Over half of wealth creators do not trust the next generation to manage the family business, says Barclay’s Challenges and Opportunities of Intergenerational Wealth Transfer report.
Keep in the family, the saying goes. But what if the trust is lacking? When it comes to succession planning, the younger generation is a great source of concern for their wealthy elders, 57% of whom do not believe their heirs will be able to manage the family business successfully once they inherit it, says Barclays latest report.
The bank stresses the importance of understanding family wealth dynamics and the key role they play in our society. “Over the next decade, the world’s wealthiest individuals will collectively transfer more than $15 trillion to their families – a sum greater than China’s entire GDP1,” the report states.
Are Millennials too risk-taking?
60% of wealth creators believe that the younger generation, between 24 and 39 years of age, is not ready to take over the family business. 63% of them affirm that millennials are not as concerned about preserving family wealth as their elders are.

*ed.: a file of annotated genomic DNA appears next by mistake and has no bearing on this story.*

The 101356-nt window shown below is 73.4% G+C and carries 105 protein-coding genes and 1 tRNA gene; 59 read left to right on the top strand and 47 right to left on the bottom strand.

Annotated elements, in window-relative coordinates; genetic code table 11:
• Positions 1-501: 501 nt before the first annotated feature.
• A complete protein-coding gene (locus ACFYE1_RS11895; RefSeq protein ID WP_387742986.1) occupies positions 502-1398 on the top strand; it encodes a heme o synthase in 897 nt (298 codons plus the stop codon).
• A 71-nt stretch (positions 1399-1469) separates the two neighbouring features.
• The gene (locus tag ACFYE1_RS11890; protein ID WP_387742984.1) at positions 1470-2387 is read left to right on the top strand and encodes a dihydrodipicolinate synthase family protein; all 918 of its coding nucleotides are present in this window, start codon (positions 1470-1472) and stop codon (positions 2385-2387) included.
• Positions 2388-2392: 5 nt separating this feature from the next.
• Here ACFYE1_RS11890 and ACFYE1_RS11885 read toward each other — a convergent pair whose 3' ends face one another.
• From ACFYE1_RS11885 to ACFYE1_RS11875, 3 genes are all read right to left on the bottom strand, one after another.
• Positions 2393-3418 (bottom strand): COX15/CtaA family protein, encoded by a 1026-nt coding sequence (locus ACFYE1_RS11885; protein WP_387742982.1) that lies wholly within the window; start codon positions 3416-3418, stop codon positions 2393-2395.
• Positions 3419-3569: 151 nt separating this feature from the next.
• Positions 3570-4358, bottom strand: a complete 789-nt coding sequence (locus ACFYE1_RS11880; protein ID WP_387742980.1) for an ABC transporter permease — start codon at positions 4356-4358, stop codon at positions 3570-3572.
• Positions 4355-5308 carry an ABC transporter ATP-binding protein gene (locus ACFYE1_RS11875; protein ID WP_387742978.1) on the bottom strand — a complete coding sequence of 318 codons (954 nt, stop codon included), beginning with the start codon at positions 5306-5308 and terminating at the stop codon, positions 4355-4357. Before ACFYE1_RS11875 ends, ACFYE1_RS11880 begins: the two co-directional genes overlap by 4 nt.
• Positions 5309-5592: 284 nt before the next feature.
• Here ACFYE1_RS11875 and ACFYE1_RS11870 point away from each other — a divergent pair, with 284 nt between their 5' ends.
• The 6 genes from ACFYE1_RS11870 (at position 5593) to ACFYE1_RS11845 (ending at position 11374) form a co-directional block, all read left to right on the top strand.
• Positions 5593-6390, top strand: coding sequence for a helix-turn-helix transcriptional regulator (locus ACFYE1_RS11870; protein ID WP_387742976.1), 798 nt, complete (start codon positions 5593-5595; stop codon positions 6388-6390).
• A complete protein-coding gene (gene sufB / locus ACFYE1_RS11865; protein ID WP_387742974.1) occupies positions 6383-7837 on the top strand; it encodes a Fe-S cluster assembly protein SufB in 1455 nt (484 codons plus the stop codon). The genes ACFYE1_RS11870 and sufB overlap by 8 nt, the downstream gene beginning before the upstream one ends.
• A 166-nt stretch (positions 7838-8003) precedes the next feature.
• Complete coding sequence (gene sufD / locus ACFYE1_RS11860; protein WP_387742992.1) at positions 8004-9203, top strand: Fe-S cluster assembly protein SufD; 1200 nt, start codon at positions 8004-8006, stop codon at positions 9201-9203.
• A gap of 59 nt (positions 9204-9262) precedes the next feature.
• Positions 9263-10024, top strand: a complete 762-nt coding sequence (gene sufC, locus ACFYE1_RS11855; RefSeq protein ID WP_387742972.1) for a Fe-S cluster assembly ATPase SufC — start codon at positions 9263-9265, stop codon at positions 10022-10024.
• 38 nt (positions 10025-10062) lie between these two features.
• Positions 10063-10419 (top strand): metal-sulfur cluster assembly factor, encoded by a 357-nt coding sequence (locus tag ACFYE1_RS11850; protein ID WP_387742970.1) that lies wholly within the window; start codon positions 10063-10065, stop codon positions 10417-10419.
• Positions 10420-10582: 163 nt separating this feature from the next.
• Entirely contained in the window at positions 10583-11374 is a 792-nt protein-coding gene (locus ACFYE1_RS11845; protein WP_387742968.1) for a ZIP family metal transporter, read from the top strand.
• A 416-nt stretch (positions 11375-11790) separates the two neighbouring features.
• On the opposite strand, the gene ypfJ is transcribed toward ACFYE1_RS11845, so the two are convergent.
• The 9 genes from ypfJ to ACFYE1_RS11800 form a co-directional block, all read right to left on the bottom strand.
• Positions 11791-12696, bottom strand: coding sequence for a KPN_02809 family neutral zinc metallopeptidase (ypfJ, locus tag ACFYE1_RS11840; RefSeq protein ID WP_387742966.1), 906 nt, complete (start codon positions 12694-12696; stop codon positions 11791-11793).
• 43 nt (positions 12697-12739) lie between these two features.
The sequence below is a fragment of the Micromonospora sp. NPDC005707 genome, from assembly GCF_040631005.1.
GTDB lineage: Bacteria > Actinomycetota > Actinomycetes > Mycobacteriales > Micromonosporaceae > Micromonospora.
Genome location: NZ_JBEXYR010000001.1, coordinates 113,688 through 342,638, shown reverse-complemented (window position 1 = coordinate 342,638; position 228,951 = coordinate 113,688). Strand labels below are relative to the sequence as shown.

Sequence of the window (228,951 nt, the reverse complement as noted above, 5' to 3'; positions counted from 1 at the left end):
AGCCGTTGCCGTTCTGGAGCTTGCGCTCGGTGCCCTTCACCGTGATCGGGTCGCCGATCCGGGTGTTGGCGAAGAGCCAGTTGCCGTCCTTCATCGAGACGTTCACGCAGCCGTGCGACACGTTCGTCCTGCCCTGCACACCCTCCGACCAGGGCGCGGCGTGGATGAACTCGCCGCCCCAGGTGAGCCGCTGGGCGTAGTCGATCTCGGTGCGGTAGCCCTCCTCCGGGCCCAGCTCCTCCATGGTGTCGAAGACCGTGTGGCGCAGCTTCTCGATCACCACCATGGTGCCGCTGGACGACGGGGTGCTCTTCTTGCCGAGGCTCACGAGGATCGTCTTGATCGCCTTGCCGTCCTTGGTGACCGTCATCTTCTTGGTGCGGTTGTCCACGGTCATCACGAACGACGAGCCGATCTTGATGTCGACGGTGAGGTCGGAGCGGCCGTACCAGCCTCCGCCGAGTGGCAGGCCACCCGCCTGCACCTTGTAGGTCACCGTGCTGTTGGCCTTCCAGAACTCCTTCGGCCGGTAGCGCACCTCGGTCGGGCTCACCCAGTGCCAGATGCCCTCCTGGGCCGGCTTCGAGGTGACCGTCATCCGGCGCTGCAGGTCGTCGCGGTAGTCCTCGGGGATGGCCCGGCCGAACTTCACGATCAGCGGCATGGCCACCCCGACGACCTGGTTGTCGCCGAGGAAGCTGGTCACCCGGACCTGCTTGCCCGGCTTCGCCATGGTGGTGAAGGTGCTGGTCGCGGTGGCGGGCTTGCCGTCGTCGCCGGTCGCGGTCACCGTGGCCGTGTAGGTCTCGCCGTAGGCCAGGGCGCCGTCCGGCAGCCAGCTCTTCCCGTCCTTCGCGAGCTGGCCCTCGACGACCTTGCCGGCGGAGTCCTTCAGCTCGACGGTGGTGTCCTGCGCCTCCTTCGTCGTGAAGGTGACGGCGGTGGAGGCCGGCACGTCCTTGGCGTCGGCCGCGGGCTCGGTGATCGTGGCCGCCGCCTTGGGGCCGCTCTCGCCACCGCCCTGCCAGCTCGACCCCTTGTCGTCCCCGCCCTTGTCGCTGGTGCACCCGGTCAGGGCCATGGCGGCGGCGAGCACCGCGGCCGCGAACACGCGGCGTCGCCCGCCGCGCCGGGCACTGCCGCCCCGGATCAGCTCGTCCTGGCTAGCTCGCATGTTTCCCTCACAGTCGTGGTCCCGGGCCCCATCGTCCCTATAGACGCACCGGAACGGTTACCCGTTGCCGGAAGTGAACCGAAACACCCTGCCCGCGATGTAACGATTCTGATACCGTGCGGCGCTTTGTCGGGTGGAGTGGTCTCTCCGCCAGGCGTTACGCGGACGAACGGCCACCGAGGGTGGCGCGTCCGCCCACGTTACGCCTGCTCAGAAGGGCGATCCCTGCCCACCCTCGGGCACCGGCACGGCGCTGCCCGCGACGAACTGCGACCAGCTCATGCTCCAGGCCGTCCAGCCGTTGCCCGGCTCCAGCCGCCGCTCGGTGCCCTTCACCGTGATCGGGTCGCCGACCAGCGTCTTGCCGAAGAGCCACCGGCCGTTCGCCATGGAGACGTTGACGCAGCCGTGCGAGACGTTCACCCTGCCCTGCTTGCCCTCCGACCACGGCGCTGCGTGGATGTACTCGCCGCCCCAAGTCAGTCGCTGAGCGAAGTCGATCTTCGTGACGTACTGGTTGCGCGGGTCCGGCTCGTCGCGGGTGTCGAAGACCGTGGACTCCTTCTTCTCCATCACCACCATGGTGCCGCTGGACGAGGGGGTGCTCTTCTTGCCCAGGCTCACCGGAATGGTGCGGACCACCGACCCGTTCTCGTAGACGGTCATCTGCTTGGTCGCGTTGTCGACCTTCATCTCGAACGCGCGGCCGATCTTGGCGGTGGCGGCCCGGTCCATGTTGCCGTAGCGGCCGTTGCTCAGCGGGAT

For Mark Tucker, Global Head of Wealth Advisory at Barclays the generational rift truly is at the heart of tensions. “The older generation are likely to be thinking about wealth preservation, whereas, say, a 25-year-old has a completely different time horizon and will be thinking about wealth accumulation,” he says.
The report also draws light on the impact of cultural background and studying abroad on the perceived untrustworthiness of the younger generation. 58% of wealth creators believe that the younger generation’s cultural diversity is a source of conflict.
However, for Mark Tucker Millennials’ open-mindedness is to be cherished. “The older generation tends to avoid change and prefers to stick with things and ideas with which they are familiar. It’s therefore important for the younger generation to communicate the potential positive impact of new business perspectives that can come from traveling abroad,” he says.